There is no “code to 21st Century Ministry” but there are practices rooted in our great tradition. The leaders we need contribute to forming a people who embrace the story of God’s agency and the Spirit’s re-weaving in the places where they live amidst the great unraveling. This has been as true for the 5th as the 21st century. It is about “seeing” in all the coming apart of our systems and institutions this other, one true story that gives us back our purpose. In the work of joining with God in our communities, we find hope. We will see where Christ is making all things new. God loves this world and will not let it go to hell. Christ is making all things new and the Spirit is gestating this in our neighbourhoods. The Spirit didn’t shut down in COVID but continues the work of renewing all things – right where we live. In joining with what God is doing, we will find ourselves participating in a community no longer focused on its own survival but celebrating that God is making all things new. Here is the source of our hope.

Hope is not found in trying to manage systems never designed for this unraveling. We’re inundated with proposals for fixing and managing our congregations. But this is about making adjustments to existing forms of church life and it’s wearing us out! It’s why we have little bandwidth. Over these months, many of us have grown resistant to sellers-of-projects-to-fix-our-problems, to the proffers of the “codes” that will make it all work again. We are overwhelmed with the issues before us. We need to step back, to press pause in order to see another way of guiding our people. My suspicion is that a lot of our people would give a sigh of relief to hear this.

The question that is continually asked is: How? How can we discover this different way of leading? How do we re-root our congregations in this incredible story of God’s acting and making all things new? Amidst congregations fearfully managing their way back to normal, what would this stepping back look like? To start getting at this, we turn to how Jesus addressed the unraveling of his own society as illustrated in a passage that has become central to our work: Luke 10:1-12.

Luke 10: 1-12 doesn’t provide a complete picture of how to discover a new way of leading but it does give us some important elements in terms of where we can start. Jesus sends 72 unnamed followers into situations not dissimilar to our own but he doesn’t send them to fix the situation on the ground. Rome was in town demanding obedience. Religious leaders were telling people how they needed to be “discipled” by following their steps. The people of Galilee had seen the unraveling of their world after Rome arrived. Indeed, when Luke wrote his Gospel, it was post AD 70. Far more than unraveling, Jerusalem was gone, the Temple destroyed and, therefore, the primary institutions of Judaism were torn asunder. People struggled to square the circle of being occupied with the religious leaders’ promises of deliverance. Now they were confronted with the eradication of their primary institutions. Travelling thought leaders (our social media gurus) had gone from village to village offering, for a price, “one more thing”, the “code” to make sense of it all. They then moved off to the next town. People had become resistant.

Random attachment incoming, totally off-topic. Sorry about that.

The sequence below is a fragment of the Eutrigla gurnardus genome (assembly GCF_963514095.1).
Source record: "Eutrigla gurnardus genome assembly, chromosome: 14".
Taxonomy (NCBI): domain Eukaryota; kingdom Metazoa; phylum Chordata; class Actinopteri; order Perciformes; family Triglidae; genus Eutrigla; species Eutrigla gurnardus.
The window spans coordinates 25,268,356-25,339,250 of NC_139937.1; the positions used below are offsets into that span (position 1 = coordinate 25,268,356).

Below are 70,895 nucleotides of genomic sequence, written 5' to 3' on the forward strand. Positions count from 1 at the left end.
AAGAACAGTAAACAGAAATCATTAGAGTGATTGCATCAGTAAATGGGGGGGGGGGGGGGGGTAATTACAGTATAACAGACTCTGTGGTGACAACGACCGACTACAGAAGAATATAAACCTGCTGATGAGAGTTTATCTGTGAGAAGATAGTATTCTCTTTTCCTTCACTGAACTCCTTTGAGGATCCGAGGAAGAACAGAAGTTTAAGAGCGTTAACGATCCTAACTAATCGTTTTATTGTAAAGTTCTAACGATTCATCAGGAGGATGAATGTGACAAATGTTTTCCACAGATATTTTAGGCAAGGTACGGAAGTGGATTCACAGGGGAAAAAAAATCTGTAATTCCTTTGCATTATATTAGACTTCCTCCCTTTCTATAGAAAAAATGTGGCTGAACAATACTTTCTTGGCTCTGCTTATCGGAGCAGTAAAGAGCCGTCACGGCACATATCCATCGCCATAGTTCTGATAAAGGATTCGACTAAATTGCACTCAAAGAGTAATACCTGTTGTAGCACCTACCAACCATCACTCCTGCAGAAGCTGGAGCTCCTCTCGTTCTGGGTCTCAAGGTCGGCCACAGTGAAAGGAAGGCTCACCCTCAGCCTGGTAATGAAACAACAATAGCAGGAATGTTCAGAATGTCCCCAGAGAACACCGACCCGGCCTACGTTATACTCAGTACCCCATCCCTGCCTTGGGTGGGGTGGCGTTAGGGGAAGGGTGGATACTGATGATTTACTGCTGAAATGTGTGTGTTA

Jesus gave the 72 a different way of responding. They were to go into a town to dwell there (go and stay in one place and not move around). They were to take nothing with them so that they would have to become dependent on the hospitality of the people and learn how to join with their economy. They were to do this by joining a household. This would have involved taking the time to become part of their work rhythms (a labourer deserves to be paid) and communing at the common table. Jesus told them to become guests and, then, partners rather than experts and managers.

In the crisis that overcame Judaism after 70 AD, another way of being God’s people had to be found. There was no longer the possibility of the priestly classes coming up with methods of fixing and adjusting to the catastrophe. There would be no cracking the code of 1st century priestly ministry. This is where we find ourselves at this moment. Our “temples” have not been destroyed but we are standing on the edge of the implosion of denominational systems and a congregational model that shaped the 20th century and created the clergy class we have today. The reason leaders are worn out and have little bandwidth is because they’re trying to breathe life into this system that cannot engage the great unraveling before us. Another way of being God’s people is needed. This other way, which Jesus points to in Luke 10, has been lost in the frenzied need to manage congregations and make them work again. If we are to discover this other way, we are going to need to find, first of all, ways of stepping back from all our managing and trying to fix.

A sign of this stepping back is seen among some leaders who, after these long, disruptive months, are beginning to realize that the unraveling is far bigger than COVID. They sense that it is a more pervasive undoing of the institutions and narratives that have shaped the West since at least the 60s. This kind of change cannot be managed within our inherited systems nor is there some magical key, or code, that, gnostic-like, fixes everything. One suspects our people already know this in their bones. As leaders, we need breathing space to take in and comprehend what is happening before jumping on another bandwagon. Bandwidth comes from stepping back to see the bigger picture in order to reflect on this other way Jesus is showing us.

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